Silent Spring No More

Silent Spring No More
Favorite Daffodils 2016

Photo by Amanda Bancroft | Daffodils are in bloom. 

It’s been more than 50 years since Rachel Carson published her book Silent Spring in 1962, raising awareness about the harmful impact of DDT, a pesticide, on our ecosystems. Ten years after its publication, DDT was banned in the United States (but not for malaria prevention spraying worldwide). Now in 2016, many of Arkansas’ DDT-affected species have fully recovered!

Bald Eagles are now thriving in our state, yet there’s a setback. Hydrilla, an introduced freshwater plant native to Asia, supports a type of toxic algae that has killed eagles in Arkansas and other states by damaging the eagles’ brains. It’s not the first time exotic invasive plants have killed something beloved, yet Americans struggle to apply patriotism to native plants, preferring instead to plant exotics.

Despite that, nobody needs to feel badly about having invasives in their yard. When people feel guilty, they sometimes argue that facts don’t matter because exotics are attractive. Don’t get guilty! Get active. Make a long-term plan to eradicate invasive exotics from your landscape if it can’t be done right away. These plants are beautiful, true. But I’ve never stopped doing the right thing because the bad thing to do was just so darn pretty.

It’s often backbreaking work, yet the army against invasive exotics is growing, and there are many helping hands in Northwest Arkansas. Pretty soon you may be the only person around who isn’t involved in some way or another. The Arkansas Natural Heritage Commission and municipal parks and recreation departments frequently host volunteer events to remove unwanted plants. Greedy Goats has applied their ravenous hoofed friends to the cause. Northwest Arkansas Land Trust has invasive removal days on Mt. Kessler and at Wilson Springs Wetland Prairie.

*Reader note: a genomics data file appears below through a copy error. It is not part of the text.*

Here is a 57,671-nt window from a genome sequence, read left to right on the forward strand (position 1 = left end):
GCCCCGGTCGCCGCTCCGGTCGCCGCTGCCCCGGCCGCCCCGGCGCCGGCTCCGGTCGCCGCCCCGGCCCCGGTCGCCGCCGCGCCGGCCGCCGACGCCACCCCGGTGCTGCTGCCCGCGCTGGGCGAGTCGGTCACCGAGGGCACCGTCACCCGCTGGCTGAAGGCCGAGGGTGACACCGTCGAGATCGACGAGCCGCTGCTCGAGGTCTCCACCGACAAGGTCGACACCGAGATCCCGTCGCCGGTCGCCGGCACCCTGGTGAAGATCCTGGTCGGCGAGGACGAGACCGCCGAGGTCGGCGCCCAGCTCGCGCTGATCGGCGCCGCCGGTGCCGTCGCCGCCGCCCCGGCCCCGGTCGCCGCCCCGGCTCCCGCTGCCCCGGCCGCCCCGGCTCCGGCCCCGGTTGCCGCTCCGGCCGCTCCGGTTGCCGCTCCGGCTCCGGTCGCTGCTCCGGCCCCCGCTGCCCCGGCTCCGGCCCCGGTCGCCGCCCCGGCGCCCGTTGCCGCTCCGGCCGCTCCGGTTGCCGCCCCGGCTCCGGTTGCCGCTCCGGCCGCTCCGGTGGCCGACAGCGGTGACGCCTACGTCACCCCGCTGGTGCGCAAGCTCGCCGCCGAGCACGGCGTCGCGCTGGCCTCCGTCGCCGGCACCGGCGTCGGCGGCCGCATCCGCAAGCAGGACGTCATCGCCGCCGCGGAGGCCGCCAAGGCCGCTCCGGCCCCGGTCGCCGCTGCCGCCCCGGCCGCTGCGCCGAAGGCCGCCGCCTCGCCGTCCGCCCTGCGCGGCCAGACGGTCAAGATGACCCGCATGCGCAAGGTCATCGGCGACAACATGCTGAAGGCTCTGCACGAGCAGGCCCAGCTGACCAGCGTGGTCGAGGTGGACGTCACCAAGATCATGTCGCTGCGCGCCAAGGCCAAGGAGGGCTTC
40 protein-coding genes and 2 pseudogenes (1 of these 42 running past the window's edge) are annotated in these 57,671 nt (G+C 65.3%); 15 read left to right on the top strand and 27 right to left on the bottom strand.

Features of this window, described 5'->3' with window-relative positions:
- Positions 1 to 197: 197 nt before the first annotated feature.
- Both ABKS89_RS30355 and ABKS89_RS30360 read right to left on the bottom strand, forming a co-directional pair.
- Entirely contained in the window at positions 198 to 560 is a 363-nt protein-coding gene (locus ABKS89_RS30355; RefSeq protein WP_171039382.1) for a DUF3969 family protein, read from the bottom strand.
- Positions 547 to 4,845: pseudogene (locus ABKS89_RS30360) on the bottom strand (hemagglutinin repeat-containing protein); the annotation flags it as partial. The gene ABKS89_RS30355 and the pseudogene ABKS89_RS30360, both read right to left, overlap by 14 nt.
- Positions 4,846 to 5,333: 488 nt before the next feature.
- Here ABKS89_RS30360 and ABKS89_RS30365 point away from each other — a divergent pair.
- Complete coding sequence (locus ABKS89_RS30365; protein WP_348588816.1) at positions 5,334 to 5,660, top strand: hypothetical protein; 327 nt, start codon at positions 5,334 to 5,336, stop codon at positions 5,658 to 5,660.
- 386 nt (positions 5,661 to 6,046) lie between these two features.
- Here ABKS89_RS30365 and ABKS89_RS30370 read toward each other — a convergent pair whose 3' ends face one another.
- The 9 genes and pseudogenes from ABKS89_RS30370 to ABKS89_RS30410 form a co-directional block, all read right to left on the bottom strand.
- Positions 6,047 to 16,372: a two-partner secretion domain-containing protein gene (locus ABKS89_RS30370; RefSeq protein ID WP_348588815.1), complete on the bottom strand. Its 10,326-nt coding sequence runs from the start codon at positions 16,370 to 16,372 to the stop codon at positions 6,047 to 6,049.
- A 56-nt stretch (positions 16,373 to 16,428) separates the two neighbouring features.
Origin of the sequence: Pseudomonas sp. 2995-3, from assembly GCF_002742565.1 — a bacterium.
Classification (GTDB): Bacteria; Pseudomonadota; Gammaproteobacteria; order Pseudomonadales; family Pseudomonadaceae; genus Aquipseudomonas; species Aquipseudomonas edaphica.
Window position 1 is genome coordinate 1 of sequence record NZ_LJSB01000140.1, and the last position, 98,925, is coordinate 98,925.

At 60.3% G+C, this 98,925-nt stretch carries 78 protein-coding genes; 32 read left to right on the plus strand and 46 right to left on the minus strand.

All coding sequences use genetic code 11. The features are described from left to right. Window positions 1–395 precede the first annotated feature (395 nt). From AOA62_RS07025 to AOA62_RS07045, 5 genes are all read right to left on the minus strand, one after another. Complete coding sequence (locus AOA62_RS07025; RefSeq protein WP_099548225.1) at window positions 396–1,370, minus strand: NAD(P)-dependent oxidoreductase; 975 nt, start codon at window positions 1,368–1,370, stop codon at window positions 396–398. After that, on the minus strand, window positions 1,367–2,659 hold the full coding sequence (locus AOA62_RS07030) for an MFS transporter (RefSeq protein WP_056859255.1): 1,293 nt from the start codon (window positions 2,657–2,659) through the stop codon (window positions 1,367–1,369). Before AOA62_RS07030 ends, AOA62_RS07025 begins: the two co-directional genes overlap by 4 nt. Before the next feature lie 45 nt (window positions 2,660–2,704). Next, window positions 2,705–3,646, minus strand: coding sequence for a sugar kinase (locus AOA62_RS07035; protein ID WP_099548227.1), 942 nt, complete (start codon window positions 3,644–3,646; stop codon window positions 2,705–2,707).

The City of Fayetteville now has an ordinance banning 18 species of invasive plants:

1. Asian Wisteria (Wisteria sinensis, Wisteria floribunda)

2. Bamboo (Phyllostachys spp.)

3. Bigleaf Periwinkle (Vinca major)

4. Callery/Bradford Pear (Pyrus calleryana)

5. Burning Bush (Euonymus alatus)

6. Bush Honeysuckle (Lonicera maackii, Lonicera fragrantissima)

7. Chinese Privet (Ligustrum sinense)

8. Creeping Euonymus (Euonymus fortunei)

9. English Ivy (Hedera helix)

10. Heavenly Bamboo (Nandina domestica)

11. Japanese Honeysuckle (Lonicera japonica)

12. Kudzu (Pueraria montana var. lobata)

13. Littleleaf Periwinkle (Vinca minor)

14. Mimosa, Silktree (Albizia julibrissin)

15. Multiflora Rose (Rosa multiflora)

16. Sericea Lespedeza (Lespedeza cuneata)

17. Shrubby Lespedeza (Lespedeza bicolor)

18. Tree-of-Heaven (Ailanthus altissima)

Future seasons of our spring symphony depend on humans as compassionate composers of nature because we interrupted the performance a long time ago and changed the score. We risk letting our old compositions play through to the end when Arkansas looks quite different from the way nature intended. By removing as many exotics as possible, eliminating harmful toxins, and encouraging a healthy humanity alongside vibrant ecosystems, we will continue the legacy of Rachel Carson’s work and stop the silent spring from becoming the only music we know.

Amanda Bancroft is a writer, artist, and naturalist building an off-grid earthbag cottage for land conservation on Mt. Kessler. She and her husband Ryan blog about their adventures and offer a solar-hosted online educational center on how to make a difference with everyday choices at:

Categories: Making Ripples